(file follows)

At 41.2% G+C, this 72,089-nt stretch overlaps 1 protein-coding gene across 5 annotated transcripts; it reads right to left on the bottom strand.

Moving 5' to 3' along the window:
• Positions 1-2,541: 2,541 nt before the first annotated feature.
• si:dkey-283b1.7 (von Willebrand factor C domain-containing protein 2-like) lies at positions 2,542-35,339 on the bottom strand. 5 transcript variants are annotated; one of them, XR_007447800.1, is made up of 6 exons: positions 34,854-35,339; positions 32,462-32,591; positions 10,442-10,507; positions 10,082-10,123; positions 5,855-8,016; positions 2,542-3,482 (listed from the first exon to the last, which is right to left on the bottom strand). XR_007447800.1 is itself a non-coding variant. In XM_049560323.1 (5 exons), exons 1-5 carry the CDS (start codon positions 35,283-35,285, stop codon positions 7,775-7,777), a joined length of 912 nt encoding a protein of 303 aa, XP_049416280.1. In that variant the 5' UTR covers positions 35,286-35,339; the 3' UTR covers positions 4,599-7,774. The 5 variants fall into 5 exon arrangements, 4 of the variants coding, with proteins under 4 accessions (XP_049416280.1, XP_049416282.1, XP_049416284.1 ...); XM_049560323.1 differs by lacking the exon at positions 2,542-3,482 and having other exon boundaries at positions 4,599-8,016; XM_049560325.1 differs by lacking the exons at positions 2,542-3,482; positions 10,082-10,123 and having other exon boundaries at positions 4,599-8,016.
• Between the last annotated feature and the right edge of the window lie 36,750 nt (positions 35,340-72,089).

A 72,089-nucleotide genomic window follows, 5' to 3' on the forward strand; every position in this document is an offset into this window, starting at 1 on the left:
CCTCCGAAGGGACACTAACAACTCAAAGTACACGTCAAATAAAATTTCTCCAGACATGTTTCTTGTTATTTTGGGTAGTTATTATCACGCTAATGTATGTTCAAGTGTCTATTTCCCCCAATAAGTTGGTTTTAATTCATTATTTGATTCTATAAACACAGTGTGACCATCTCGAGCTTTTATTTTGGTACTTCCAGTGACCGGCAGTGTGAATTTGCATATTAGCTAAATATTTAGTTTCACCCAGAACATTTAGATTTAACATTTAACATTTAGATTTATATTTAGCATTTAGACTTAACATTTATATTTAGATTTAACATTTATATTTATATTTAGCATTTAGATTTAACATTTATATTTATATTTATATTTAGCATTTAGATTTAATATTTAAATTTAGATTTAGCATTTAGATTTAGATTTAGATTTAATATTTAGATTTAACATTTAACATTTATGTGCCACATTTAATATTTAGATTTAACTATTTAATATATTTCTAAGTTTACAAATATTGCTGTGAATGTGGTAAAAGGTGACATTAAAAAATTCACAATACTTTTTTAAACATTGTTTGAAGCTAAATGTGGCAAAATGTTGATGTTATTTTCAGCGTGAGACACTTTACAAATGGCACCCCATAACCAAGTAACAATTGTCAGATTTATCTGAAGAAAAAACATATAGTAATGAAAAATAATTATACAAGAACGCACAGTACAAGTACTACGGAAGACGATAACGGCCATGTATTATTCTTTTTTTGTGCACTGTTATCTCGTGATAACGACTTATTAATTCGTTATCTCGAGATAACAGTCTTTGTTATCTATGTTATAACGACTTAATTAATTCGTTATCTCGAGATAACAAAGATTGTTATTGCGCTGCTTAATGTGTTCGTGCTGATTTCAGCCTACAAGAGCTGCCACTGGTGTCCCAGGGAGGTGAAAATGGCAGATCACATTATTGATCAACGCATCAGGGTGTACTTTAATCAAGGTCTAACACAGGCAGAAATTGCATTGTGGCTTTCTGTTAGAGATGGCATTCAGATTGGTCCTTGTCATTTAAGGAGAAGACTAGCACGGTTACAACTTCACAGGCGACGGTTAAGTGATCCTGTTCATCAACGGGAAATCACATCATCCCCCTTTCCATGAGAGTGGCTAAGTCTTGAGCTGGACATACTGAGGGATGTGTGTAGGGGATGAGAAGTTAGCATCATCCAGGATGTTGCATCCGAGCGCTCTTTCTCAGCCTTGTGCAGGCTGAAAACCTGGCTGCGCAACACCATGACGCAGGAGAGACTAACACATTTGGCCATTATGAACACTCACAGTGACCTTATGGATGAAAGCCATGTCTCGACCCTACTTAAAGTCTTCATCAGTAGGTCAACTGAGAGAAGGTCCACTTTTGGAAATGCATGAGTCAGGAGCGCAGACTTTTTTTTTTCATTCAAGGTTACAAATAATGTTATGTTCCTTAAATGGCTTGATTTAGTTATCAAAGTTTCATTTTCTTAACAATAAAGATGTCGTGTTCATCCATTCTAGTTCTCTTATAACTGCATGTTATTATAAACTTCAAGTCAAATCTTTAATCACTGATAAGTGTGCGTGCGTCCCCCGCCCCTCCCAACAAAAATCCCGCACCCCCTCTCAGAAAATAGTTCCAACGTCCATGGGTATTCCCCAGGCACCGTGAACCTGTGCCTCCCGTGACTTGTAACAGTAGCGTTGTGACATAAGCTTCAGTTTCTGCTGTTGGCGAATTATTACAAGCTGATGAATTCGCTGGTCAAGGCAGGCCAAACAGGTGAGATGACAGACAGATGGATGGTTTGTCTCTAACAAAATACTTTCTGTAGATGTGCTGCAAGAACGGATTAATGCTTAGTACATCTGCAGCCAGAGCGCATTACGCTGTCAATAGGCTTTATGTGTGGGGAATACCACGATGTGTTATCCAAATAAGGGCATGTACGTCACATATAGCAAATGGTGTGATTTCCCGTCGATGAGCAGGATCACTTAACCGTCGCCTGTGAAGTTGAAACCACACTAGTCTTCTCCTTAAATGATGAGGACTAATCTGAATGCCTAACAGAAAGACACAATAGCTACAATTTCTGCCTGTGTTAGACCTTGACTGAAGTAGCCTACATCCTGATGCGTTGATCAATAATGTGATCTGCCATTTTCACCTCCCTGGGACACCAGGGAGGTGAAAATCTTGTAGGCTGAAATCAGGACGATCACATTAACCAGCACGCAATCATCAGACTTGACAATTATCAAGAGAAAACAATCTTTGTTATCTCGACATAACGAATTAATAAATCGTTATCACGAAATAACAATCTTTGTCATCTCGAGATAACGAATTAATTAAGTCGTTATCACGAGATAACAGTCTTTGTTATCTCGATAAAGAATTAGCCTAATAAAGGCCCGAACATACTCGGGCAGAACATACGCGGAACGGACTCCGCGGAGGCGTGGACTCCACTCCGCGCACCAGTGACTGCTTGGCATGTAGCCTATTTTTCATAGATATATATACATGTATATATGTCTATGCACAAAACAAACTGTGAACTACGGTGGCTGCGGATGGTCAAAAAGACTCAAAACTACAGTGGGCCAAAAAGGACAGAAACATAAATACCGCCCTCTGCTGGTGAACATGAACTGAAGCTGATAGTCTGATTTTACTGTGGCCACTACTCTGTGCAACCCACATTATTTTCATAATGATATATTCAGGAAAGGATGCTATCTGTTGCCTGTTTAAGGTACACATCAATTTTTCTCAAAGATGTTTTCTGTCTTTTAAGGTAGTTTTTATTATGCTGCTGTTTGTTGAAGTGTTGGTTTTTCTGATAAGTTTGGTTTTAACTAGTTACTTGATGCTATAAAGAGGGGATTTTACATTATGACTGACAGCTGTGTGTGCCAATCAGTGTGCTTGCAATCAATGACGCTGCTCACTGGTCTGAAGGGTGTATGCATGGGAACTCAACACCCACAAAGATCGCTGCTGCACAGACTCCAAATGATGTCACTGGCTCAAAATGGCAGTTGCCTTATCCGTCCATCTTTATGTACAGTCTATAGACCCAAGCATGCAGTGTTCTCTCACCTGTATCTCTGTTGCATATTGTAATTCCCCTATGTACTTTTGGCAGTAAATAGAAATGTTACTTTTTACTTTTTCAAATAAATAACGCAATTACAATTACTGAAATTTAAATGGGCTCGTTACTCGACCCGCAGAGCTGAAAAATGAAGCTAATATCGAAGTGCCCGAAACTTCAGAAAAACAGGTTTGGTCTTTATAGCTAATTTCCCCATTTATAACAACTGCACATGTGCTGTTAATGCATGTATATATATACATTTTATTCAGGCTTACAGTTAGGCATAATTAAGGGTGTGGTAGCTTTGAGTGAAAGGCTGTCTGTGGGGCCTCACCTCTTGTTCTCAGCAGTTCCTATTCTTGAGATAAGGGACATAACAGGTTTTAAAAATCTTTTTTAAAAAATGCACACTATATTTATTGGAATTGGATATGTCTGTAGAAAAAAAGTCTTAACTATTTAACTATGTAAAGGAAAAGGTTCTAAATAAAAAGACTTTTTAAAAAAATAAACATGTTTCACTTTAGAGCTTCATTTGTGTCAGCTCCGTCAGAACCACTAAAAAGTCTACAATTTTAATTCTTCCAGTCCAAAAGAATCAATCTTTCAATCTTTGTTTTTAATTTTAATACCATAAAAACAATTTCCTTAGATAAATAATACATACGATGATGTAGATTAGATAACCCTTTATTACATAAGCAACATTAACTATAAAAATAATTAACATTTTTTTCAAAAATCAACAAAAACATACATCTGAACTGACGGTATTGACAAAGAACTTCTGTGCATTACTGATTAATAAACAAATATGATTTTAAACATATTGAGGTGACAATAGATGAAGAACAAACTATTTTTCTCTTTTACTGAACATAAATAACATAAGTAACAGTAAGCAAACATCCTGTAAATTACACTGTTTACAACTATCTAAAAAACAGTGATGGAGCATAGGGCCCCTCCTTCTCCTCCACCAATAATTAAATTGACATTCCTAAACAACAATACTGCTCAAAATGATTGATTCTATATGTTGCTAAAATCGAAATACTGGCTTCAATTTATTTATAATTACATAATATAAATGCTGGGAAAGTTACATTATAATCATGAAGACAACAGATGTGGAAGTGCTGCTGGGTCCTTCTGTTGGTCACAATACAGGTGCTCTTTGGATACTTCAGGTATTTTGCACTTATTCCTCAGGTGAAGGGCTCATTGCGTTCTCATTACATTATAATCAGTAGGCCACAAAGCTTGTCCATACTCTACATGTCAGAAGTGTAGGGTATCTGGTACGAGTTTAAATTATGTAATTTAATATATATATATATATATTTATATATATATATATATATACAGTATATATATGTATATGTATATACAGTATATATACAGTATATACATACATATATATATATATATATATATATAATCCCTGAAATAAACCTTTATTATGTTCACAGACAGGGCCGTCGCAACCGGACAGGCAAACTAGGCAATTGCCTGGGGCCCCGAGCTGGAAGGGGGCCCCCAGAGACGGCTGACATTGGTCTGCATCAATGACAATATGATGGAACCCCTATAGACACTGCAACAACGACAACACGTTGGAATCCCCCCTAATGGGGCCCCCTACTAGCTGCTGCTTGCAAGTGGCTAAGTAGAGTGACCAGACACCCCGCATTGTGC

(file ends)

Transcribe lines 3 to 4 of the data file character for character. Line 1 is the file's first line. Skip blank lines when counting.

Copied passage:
• Positions 1-2,541: 2,541 nt before the first annotated feature.
• si:dkey-283b1.7 (von Willebrand factor C domain-containing protein 2-like) lies at positions 2,542-35,339 on the bottom strand. 5 transcript variants are annotated; one of them, XR_007447800.1, is made up of 6 exons: positions 34,854-35,339; positions 32,462-32,591; positions 10,442-10,507; positions 10,082-10,123; positions 5,855-8,016; positions 2,542-3,482 (listed from the first exon to the last, which is right to left on the bottom strand). XR_007447800.1 is itself a non-coding variant. In XM_049560323.1 (5 exons), exons 1-5 carry the CDS (start codon positions 35,283-35,285, stop codon positions 7,775-7,777), a joined length of 912 nt encoding a protein of 303 aa, XP_049416280.1. In that variant the 5' UTR covers positions 35,286-35,339; the 3' UTR covers positions 4,599-7,774. The 5 variants fall into 5 exon arrangements, 4 of the variants coding, with proteins under 4 accessions (XP_049416280.1, XP_049416282.1, XP_049416284.1 ...); XM_049560323.1 differs by lacking the exon at positions 2,542-3,482 and having other exon boundaries at positions 4,599-8,016; XM_049560325.1 differs by lacking the exons at positions 2,542-3,482; positions 10,082-10,123 and having other exon boundaries at positions 4,599-8,016.